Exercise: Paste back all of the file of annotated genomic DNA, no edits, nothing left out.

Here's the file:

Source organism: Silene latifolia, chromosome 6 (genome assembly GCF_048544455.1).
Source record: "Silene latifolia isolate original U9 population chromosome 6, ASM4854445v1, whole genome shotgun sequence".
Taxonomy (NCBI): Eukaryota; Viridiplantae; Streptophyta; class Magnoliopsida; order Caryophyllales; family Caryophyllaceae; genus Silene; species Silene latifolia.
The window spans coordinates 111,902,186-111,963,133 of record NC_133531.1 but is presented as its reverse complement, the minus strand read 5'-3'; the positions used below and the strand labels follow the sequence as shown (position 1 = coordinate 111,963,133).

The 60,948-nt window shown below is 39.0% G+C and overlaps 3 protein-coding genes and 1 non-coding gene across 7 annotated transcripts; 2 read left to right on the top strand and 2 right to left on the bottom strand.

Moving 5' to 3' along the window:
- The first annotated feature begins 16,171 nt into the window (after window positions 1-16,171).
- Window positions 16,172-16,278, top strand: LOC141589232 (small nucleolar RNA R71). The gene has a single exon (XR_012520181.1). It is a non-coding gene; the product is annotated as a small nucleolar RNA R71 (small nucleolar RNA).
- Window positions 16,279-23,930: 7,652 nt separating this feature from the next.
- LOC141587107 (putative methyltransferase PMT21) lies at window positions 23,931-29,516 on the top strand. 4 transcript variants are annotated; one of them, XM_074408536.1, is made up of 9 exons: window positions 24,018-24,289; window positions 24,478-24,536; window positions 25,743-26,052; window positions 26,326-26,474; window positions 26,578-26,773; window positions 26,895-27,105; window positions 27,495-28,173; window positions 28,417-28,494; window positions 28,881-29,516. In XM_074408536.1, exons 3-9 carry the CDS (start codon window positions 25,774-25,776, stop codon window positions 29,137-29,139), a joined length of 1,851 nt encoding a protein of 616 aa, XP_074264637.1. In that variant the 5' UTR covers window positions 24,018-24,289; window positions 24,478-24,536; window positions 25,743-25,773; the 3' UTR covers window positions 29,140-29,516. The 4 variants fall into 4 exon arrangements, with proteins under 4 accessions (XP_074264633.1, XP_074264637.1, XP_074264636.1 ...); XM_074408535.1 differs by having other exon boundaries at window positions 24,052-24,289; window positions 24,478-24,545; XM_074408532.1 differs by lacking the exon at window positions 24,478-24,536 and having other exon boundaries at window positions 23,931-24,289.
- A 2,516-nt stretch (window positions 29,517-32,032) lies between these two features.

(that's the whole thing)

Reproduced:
Source organism: Silene latifolia, chromosome 6 (genome assembly GCF_048544455.1).
Source record: "Silene latifolia isolate original U9 population chromosome 6, ASM4854445v1, whole genome shotgun sequence".
Taxonomy (NCBI): Eukaryota; Viridiplantae; Streptophyta; class Magnoliopsida; order Caryophyllales; family Caryophyllaceae; genus Silene; species Silene latifolia.
The window spans coordinates 111,902,186-111,963,133 of record NC_133531.1 but is presented as its reverse complement, the minus strand read 5'-3'; the positions used below and the strand labels follow the sequence as shown (position 1 = coordinate 111,963,133).

The 60,948-nt window shown below is 39.0% G+C and overlaps 3 protein-coding genes and 1 non-coding gene across 7 annotated transcripts; 2 read left to right on the top strand and 2 right to left on the bottom strand.

Moving 5' to 3' along the window:
- The first annotated feature begins 16,171 nt into the window (after window positions 1-16,171).
- Window positions 16,172-16,278, top strand: LOC141589232 (small nucleolar RNA R71). The gene has a single exon (XR_012520181.1). It is a non-coding gene; the product is annotated as a small nucleolar RNA R71 (small nucleolar RNA).
- Window positions 16,279-23,930: 7,652 nt separating this feature from the next.
- LOC141587107 (putative methyltransferase PMT21) lies at window positions 23,931-29,516 on the top strand. 4 transcript variants are annotated; one of them, XM_074408536.1, is made up of 9 exons: window positions 24,018-24,289; window positions 24,478-24,536; window positions 25,743-26,052; window positions 26,326-26,474; window positions 26,578-26,773; window positions 26,895-27,105; window positions 27,495-28,173; window positions 28,417-28,494; window positions 28,881-29,516. In XM_074408536.1, exons 3-9 carry the CDS (start codon window positions 25,774-25,776, stop codon window positions 29,137-29,139), a joined length of 1,851 nt encoding a protein of 616 aa, XP_074264637.1. In that variant the 5' UTR covers window positions 24,018-24,289; window positions 24,478-24,536; window positions 25,743-25,773; the 3' UTR covers window positions 29,140-29,516. The 4 variants fall into 4 exon arrangements, with proteins under 4 accessions (XP_074264633.1, XP_074264637.1, XP_074264636.1 ...); XM_074408535.1 differs by having other exon boundaries at window positions 24,052-24,289; window positions 24,478-24,545; XM_074408532.1 differs by lacking the exon at window positions 24,478-24,536 and having other exon boundaries at window positions 23,931-24,289.
- A 2,516-nt stretch (window positions 29,517-32,032) lies between these two features.